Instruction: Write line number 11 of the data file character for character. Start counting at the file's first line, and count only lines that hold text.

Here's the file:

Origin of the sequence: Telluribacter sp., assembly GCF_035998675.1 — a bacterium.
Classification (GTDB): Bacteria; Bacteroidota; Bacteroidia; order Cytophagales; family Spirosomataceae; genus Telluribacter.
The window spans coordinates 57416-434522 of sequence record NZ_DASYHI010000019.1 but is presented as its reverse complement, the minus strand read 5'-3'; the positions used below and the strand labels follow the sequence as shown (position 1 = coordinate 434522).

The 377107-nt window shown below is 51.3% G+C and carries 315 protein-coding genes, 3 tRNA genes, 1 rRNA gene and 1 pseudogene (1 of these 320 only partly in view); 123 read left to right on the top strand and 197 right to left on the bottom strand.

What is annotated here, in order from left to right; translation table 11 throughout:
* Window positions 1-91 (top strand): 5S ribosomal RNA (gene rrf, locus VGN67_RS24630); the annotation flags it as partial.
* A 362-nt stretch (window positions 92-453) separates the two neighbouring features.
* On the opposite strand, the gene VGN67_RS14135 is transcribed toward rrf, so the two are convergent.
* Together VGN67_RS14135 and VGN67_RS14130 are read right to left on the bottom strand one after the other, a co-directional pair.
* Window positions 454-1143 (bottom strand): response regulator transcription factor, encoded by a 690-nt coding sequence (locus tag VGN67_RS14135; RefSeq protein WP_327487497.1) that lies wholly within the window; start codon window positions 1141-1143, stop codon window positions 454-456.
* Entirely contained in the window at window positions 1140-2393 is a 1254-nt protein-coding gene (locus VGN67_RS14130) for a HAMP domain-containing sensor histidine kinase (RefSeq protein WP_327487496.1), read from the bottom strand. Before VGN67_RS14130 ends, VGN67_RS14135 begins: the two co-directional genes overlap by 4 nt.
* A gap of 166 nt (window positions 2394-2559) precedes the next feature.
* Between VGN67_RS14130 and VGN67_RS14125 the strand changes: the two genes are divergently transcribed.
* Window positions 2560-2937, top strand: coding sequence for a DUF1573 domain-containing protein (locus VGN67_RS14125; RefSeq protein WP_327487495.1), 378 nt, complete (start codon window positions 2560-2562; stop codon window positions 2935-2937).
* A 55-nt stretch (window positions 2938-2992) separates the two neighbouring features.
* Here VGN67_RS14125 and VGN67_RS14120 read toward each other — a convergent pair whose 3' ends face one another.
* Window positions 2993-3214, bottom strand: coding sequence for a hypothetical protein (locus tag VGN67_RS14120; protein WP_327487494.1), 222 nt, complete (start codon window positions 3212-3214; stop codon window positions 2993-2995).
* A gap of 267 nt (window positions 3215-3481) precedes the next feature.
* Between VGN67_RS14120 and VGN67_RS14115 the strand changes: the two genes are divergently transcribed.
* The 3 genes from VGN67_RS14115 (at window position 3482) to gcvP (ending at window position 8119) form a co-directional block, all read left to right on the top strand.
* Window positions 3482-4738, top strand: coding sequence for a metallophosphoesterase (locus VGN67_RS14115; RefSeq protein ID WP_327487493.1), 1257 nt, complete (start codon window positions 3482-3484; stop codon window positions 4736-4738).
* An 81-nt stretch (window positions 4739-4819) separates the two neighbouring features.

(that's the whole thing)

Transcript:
* Entirely contained in the window at window positions 1140-2393 is a 1254-nt protein-coding gene (locus VGN67_RS14130) for a HAMP domain-containing sensor histidine kinase (RefSeq protein WP_327487496.1), read from the bottom strand. Before VGN67_RS14130 ends, VGN67_RS14135 begins: the two co-directional genes overlap by 4 nt.